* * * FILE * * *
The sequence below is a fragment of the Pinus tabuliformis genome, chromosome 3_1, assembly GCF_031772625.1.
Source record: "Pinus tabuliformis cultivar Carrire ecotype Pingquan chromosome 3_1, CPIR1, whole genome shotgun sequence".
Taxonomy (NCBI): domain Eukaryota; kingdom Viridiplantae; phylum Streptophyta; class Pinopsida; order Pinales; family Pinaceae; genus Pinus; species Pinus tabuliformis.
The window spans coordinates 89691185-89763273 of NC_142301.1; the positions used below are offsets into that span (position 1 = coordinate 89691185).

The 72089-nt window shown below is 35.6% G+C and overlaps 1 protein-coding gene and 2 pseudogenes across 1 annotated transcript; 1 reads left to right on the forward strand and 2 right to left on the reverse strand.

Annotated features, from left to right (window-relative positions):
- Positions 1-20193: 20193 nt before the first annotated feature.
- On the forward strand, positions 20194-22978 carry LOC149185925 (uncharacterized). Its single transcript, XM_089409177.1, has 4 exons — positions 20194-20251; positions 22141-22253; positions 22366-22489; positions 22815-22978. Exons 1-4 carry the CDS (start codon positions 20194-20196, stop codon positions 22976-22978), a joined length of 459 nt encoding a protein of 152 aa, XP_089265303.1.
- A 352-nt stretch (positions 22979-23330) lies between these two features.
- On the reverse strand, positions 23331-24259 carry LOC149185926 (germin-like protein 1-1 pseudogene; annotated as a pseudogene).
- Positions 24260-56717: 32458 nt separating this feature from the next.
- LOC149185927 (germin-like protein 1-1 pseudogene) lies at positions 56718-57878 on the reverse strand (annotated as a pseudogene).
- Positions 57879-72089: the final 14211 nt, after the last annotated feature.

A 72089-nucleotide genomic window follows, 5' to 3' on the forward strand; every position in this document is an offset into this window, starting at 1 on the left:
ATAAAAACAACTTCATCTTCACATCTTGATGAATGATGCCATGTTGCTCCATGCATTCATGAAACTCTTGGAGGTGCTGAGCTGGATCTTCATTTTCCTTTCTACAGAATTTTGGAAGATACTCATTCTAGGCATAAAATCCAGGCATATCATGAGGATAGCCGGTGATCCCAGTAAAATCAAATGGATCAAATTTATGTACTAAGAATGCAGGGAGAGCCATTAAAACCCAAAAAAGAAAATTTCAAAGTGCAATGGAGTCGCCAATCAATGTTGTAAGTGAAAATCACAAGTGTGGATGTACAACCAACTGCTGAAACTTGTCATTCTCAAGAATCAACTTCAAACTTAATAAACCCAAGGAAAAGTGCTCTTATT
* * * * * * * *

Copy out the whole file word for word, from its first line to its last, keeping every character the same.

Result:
The sequence below is a fragment of the Pinus tabuliformis genome, chromosome 3_1, assembly GCF_031772625.1.
Source record: "Pinus tabuliformis cultivar Carrire ecotype Pingquan chromosome 3_1, CPIR1, whole genome shotgun sequence".
Taxonomy (NCBI): domain Eukaryota; kingdom Viridiplantae; phylum Streptophyta; class Pinopsida; order Pinales; family Pinaceae; genus Pinus; species Pinus tabuliformis.
The window spans coordinates 89691185-89763273 of NC_142301.1; the positions used below are offsets into that span (position 1 = coordinate 89691185).

The 72089-nt window shown below is 35.6% G+C and overlaps 1 protein-coding gene and 2 pseudogenes across 1 annotated transcript; 1 reads left to right on the forward strand and 2 right to left on the reverse strand.

Annotated features, from left to right (window-relative positions):
- Positions 1-20193: 20193 nt before the first annotated feature.
- On the forward strand, positions 20194-22978 carry LOC149185925 (uncharacterized). Its single transcript, XM_089409177.1, has 4 exons — positions 20194-20251; positions 22141-22253; positions 22366-22489; positions 22815-22978. Exons 1-4 carry the CDS (start codon positions 20194-20196, stop codon positions 22976-22978), a joined length of 459 nt encoding a protein of 152 aa, XP_089265303.1.
- A 352-nt stretch (positions 22979-23330) lies between these two features.
- On the reverse strand, positions 23331-24259 carry LOC149185926 (germin-like protein 1-1 pseudogene; annotated as a pseudogene).
- Positions 24260-56717: 32458 nt separating this feature from the next.
- LOC149185927 (germin-like protein 1-1 pseudogene) lies at positions 56718-57878 on the reverse strand (annotated as a pseudogene).
- Positions 57879-72089: the final 14211 nt, after the last annotated feature.

A 72089-nucleotide genomic window follows, 5' to 3' on the forward strand; every position in this document is an offset into this window, starting at 1 on the left:
ATAAAAACAACTTCATCTTCACATCTTGATGAATGATGCCATGTTGCTCCATGCATTCATGAAACTCTTGGAGGTGCTGAGCTGGATCTTCATTTTCCTTTCTACAGAATTTTGGAAGATACTCATTCTAGGCATAAAATCCAGGCATATCATGAGGATAGCCGGTGATCCCAGTAAAATCAAATGGATCAAATTTATGTACTAAGAATGCAGGGAGAGCCATTAAAACCCAAAAAAGAAAATTTCAAAGTGCAATGGAGTCGCCAATCAATGTTGTAAGTGAAAATCACAAGTGTGGATGTACAACCAACTGCTGAAACTTGTCATTCTCAAGAATCAACTTCAAACTTAATAAACCCAAGGAAAAGTGCTCTTATT